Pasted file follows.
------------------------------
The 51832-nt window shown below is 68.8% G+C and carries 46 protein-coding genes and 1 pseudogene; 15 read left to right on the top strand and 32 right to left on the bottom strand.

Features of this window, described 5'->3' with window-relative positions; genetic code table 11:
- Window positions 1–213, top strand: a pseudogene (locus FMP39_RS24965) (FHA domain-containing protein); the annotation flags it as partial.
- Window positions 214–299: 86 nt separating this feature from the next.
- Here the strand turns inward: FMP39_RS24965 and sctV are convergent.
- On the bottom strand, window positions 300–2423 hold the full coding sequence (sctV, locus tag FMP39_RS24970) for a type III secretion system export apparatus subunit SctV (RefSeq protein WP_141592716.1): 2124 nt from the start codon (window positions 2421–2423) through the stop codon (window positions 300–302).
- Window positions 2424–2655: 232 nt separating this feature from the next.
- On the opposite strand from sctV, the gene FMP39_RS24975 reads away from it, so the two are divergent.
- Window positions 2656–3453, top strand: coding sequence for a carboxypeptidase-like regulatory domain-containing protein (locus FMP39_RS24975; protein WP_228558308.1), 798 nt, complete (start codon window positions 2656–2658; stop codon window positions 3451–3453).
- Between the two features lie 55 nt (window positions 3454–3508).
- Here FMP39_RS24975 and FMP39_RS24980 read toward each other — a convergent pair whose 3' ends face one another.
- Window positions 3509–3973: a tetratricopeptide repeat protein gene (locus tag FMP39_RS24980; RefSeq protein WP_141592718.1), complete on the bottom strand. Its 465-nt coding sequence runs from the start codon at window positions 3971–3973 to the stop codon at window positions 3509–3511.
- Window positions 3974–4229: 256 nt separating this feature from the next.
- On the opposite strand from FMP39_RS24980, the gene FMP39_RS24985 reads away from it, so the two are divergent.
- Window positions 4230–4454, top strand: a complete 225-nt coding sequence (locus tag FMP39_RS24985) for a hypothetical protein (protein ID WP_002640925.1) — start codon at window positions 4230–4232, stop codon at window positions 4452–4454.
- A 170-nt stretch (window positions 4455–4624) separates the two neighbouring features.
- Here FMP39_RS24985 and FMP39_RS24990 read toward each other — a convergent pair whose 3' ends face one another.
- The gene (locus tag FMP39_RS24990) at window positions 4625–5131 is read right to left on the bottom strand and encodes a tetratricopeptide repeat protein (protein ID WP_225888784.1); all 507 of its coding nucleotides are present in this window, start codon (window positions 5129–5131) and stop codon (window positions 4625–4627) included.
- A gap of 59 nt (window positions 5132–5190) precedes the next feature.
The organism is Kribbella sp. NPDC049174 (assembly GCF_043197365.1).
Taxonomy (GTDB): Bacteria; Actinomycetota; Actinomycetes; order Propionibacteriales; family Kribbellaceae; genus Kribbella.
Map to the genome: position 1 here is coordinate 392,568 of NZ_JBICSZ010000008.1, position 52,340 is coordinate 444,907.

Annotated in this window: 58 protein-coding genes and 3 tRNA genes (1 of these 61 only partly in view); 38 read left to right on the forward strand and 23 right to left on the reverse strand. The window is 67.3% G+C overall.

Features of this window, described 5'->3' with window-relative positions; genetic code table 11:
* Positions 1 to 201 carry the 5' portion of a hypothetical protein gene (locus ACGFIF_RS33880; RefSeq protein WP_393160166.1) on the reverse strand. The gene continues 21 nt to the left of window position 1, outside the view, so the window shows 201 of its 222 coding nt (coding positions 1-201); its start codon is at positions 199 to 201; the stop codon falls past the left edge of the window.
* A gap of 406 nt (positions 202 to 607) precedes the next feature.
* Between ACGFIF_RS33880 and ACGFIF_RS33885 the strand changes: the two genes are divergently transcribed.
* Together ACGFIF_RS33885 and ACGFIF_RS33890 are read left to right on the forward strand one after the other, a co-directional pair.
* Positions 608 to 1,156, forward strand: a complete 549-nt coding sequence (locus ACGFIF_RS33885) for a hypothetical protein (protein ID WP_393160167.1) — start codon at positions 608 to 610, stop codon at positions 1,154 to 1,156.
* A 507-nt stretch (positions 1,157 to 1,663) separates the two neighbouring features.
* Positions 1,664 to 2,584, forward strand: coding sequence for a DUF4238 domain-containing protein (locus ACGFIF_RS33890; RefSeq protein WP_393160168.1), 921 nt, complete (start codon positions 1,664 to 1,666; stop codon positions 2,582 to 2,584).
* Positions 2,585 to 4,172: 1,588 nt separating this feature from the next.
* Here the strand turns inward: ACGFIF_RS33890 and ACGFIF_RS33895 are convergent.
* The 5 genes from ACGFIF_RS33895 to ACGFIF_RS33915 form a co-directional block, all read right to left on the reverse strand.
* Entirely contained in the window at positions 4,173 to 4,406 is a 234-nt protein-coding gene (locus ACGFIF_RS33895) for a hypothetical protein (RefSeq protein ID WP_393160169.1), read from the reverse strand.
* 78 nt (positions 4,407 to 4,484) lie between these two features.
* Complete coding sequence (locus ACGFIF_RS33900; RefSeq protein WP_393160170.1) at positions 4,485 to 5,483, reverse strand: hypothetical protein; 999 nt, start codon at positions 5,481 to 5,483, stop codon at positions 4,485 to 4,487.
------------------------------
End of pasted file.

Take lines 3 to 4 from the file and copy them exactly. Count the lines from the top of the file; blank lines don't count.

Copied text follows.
- Window positions 1–213, top strand: a pseudogene (locus FMP39_RS24965) (FHA domain-containing protein); the annotation flags it as partial.
- Window positions 214–299: 86 nt separating this feature from the next.